On Sunday, White House Spokesperson Sarah Huckabee Sanders offered a new defense for why President Donald Trump shouldn’t release his taxes: it would apparently put every American at risk.
Speaking with host Fox News host Chris Wallace on Sunday, Sanders claimed that congressional requests to release Trump’s taxes — something American presidents have been doing for decades — would lead to a “dangerous, dangerous road” for all Americans.
The request “puts every American who’s filled out tax forms in the past… in jeopardy,” Sanders said. “If they can single out one they can single out everybody”.
Sanders did not explain why requesting the president’s taxes would put all Americans “in jeopardy.” Congress has the right to request anyone’s federally-filed tax return, but must provide a compelling justification do to so. They cannot unilaterally demand your tax return out of the blue.
The outburst follows the latest congressional request for Trump’s taxes. Rep. Elijah Cummings (D-MD), chair of the House Oversight Committee, announced last week that he intends to issue a subpoena pertaining to Trump’s taxes on Monday.
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Sanders, who claimed that the request was simply “political partisanship,” also added that the request for Trump’s taxes comes from congressional representatives who are not “smart enough to look through the thousands of pages I’m guessing President Trump’s taxes would be.”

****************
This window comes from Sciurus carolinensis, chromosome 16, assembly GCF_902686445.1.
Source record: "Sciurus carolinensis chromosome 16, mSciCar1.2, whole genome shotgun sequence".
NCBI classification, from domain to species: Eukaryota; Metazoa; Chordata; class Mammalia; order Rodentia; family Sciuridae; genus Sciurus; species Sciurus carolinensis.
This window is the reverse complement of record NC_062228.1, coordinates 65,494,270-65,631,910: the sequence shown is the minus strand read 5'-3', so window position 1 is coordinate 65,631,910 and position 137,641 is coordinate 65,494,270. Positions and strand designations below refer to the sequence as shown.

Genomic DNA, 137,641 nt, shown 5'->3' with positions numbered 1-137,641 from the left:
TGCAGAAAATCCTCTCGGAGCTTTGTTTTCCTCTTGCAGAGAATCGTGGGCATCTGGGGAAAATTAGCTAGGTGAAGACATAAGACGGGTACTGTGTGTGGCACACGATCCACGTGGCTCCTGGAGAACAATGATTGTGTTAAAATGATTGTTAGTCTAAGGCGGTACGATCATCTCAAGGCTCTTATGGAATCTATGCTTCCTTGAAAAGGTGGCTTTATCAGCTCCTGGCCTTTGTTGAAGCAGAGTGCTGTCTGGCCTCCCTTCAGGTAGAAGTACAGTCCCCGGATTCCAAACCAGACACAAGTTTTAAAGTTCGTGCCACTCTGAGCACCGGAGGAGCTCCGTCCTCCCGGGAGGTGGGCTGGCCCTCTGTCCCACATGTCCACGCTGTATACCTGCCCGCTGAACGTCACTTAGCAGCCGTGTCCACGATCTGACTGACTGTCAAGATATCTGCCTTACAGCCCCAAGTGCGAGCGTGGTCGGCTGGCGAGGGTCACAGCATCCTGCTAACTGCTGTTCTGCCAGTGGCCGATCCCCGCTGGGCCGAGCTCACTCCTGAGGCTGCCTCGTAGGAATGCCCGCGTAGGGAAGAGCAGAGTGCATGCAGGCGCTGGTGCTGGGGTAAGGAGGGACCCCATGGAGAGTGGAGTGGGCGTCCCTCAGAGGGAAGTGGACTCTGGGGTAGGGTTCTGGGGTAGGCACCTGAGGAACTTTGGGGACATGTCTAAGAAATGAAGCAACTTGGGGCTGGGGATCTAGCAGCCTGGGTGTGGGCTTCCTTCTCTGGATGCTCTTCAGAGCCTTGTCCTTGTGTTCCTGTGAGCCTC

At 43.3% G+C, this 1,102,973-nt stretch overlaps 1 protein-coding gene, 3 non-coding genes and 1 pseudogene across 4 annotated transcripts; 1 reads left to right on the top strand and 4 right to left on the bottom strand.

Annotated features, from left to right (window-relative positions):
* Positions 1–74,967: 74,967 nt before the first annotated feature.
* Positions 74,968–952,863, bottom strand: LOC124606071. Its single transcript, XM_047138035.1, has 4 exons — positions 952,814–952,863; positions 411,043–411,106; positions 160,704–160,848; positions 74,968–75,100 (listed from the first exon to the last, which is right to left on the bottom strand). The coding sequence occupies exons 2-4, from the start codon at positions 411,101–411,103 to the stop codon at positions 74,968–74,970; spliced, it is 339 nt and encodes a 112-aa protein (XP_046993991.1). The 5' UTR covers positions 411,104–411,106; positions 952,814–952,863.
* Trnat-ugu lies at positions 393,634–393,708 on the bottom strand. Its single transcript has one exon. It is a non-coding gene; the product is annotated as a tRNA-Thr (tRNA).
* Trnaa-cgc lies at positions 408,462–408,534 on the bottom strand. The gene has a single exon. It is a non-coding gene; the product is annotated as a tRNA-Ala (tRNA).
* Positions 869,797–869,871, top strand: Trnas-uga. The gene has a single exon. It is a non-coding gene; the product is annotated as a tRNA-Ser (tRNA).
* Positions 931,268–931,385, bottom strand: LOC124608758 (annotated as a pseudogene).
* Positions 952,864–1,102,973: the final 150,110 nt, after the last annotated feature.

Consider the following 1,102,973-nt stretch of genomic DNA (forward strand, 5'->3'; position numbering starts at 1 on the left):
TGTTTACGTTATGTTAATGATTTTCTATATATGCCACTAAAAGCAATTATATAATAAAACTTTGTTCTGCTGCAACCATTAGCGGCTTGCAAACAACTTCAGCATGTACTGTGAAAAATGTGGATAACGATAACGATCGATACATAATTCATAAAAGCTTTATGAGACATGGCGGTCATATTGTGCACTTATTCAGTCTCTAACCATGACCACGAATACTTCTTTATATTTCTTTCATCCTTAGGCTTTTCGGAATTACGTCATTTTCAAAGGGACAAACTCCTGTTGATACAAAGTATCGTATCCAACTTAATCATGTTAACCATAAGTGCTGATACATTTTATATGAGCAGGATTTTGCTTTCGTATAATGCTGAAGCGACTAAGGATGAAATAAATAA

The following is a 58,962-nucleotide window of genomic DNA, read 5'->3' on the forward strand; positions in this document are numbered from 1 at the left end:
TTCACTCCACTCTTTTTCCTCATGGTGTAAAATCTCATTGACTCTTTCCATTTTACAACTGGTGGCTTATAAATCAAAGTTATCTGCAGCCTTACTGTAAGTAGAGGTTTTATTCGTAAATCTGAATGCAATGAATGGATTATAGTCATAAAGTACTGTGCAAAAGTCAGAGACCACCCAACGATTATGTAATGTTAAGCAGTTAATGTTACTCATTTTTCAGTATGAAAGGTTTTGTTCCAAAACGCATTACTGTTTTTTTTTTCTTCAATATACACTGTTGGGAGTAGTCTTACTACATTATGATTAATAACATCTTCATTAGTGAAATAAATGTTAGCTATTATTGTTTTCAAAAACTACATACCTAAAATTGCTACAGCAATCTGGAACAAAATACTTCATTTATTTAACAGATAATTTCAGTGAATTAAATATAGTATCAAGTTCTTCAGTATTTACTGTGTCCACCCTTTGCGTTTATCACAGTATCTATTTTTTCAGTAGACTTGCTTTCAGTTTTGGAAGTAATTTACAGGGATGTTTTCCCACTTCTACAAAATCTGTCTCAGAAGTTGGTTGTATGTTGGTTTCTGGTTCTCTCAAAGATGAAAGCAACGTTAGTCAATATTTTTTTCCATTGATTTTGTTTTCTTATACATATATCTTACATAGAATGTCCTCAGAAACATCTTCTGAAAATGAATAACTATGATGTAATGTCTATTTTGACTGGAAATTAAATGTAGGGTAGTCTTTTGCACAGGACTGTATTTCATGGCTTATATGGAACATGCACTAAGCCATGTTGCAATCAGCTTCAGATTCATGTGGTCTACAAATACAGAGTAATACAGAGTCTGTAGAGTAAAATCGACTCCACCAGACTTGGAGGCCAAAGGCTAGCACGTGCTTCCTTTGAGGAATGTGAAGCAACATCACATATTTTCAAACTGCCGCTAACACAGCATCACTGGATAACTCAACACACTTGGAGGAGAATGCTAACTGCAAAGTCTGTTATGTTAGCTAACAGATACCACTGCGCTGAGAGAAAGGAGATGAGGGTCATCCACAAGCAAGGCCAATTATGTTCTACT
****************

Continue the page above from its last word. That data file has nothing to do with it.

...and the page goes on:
“My guess is most of them don’t do their own taxes,” Sanders added, claiming that Trump’s taxes are still being audited. “And I certainly don’t trust them to look through the decades of success the president has had and determine anything.”
Trump’s taxes would, of course, shine unprecedented light on the president’s past financial dealings. Not only would they highlight any financial malfeasance — such as the tax fraud prior documents indicate the Trump family engaged in — but they would also help clarify Trump’s total net worth, which the president has routinely inflated.
Even more importantly, the tax information would highlight any of Trump’s foreign financial entanglements, including potential debts to foreign actors or governments. They would also clarify whether Trump and the Trump Organization have engaged in any new foreign business during Trump’s presidency, such as in places like the Dominican Republic.
The Democratic House has made obtaining Trump’s tax information one of its leading goals during this congressional session. But the White House — alongside congressional Republicans — have thus far stymied efforts, with White House Chief of Staff Mick Mulvaney recently saying that Congress will “never” see Trump’s tax returns. Given Cummings’ announcement that he would subpoena at least ten years of Trump’s financial records, the tussle over Trump’s tax information is far from over.